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Květa Pacovská

Czech Republic 1992

A drawing is such as it is. It should not and cannot pretend. It expresses our feelings and our thoughts. It is like music. Each individual tone is beautiful by itself and in certain groupings we create new dimensions, harmony, disharmony.

Květa Pacovská was born in Prague. She studied at the Prague School of Applied Art under Professor Emil Filla – a significant representative of Czech modernism who introduced his students to the European avant-garde movement. Although her books are mainly for children, their originality, poetic atmosphere and imagination turns them into works of art. Her illustrations for the Rootabaga Stories by Carl Sandberg, for which she won the Grand Prix at the first Biennale of Bratislava in 1965, were a significant turning point in her artistic development.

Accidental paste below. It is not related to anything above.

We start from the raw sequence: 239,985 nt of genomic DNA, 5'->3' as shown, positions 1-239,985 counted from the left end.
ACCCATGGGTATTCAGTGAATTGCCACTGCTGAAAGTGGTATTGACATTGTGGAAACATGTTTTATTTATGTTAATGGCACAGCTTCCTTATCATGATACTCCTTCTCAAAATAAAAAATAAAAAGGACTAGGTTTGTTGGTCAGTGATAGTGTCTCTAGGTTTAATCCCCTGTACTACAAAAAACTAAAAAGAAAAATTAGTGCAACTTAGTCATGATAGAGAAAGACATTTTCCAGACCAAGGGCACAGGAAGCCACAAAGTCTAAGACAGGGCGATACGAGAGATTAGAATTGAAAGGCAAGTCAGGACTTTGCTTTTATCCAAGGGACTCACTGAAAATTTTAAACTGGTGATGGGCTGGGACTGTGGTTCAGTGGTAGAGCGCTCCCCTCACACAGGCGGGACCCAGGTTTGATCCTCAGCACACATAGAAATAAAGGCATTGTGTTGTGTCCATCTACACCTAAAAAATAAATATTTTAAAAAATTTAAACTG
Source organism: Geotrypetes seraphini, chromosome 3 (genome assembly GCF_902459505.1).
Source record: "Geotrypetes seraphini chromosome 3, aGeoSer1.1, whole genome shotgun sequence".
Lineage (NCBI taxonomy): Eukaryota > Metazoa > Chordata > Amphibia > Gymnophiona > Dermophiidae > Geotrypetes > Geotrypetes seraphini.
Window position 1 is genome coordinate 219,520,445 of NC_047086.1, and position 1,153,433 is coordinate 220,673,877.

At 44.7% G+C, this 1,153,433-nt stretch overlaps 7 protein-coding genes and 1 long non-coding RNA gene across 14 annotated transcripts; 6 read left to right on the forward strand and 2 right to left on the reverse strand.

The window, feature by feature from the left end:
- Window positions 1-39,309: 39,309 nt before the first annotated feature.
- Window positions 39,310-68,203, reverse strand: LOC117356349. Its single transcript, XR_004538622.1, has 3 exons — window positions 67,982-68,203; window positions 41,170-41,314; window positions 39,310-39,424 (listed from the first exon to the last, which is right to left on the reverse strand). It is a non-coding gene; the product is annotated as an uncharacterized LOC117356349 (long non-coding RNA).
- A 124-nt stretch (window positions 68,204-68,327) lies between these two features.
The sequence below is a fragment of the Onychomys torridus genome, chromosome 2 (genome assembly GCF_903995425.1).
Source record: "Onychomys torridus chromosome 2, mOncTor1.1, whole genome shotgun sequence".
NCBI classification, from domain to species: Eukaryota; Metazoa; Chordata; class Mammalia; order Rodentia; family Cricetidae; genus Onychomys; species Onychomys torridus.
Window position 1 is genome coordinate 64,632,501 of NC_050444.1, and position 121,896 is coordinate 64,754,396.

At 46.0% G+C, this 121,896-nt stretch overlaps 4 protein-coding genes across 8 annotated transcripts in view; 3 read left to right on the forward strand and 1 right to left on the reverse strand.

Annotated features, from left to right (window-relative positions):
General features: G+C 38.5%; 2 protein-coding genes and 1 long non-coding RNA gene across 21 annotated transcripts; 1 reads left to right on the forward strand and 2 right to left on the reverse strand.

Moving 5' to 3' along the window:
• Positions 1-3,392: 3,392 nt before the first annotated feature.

Her concepts reflected the spirit of the 1960s and the beginnings of the pop-art movement. Her bright creativity and original ideas have influenced generations of illustrators and book designers: she became a magician of modern art. Her books have a dynamic quality and reveal her joy in telling stories involving fabulous creations from her imagination. Children enjoy interacting with her forms, colours, spaces and lines. She has illustrated many fairy tales by Andersen and Grimm, and brings motifs back time and time again, such as windows, eyes, cats, pencils, clowns and many more.

Buy a silk scarf as a donation to IBBY and its work
Limited editions of fifty copies
50x180cm (19.7”x 70.9”)
US$200.00 plus shipping